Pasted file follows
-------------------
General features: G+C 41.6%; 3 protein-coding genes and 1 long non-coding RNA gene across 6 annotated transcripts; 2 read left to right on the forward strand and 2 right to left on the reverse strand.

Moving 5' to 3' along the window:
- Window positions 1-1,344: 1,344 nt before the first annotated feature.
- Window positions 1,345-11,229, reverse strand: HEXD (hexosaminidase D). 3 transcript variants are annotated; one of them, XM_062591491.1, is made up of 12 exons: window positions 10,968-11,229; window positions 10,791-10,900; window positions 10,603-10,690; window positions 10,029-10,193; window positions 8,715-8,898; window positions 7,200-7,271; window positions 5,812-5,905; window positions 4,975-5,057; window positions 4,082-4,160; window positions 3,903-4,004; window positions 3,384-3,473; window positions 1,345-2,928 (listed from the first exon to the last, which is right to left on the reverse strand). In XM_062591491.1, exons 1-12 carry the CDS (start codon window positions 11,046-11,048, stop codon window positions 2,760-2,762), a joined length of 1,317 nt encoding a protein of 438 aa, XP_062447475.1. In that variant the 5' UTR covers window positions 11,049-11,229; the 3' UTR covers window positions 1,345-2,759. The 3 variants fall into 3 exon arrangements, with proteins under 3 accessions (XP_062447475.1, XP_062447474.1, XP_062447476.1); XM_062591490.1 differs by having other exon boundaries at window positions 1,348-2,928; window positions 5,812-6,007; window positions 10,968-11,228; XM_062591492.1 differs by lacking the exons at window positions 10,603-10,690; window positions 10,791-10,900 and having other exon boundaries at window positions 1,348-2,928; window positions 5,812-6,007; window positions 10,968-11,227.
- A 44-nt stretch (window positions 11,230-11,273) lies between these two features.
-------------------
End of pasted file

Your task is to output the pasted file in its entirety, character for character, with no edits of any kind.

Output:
General features: G+C 41.6%; 3 protein-coding genes and 1 long non-coding RNA gene across 6 annotated transcripts; 2 read left to right on the forward strand and 2 right to left on the reverse strand.

Moving 5' to 3' along the window:
- Window positions 1-1,344: 1,344 nt before the first annotated feature.
- Window positions 1,345-11,229, reverse strand: HEXD (hexosaminidase D). 3 transcript variants are annotated; one of them, XM_062591491.1, is made up of 12 exons: window positions 10,968-11,229; window positions 10,791-10,900; window positions 10,603-10,690; window positions 10,029-10,193; window positions 8,715-8,898; window positions 7,200-7,271; window positions 5,812-5,905; window positions 4,975-5,057; window positions 4,082-4,160; window positions 3,903-4,004; window positions 3,384-3,473; window positions 1,345-2,928 (listed from the first exon to the last, which is right to left on the reverse strand). In XM_062591491.1, exons 1-12 carry the CDS (start codon window positions 11,046-11,048, stop codon window positions 2,760-2,762), a joined length of 1,317 nt encoding a protein of 438 aa, XP_062447475.1. In that variant the 5' UTR covers window positions 11,049-11,229; the 3' UTR covers window positions 1,345-2,759. The 3 variants fall into 3 exon arrangements, with proteins under 3 accessions (XP_062447475.1, XP_062447474.1, XP_062447476.1); XM_062591490.1 differs by having other exon boundaries at window positions 1,348-2,928; window positions 5,812-6,007; window positions 10,968-11,228; XM_062591492.1 differs by lacking the exons at window positions 10,603-10,690; window positions 10,791-10,900 and having other exon boundaries at window positions 1,348-2,928; window positions 5,812-6,007; window positions 10,968-11,227.
- A 44-nt stretch (window positions 11,230-11,273) lies between these two features.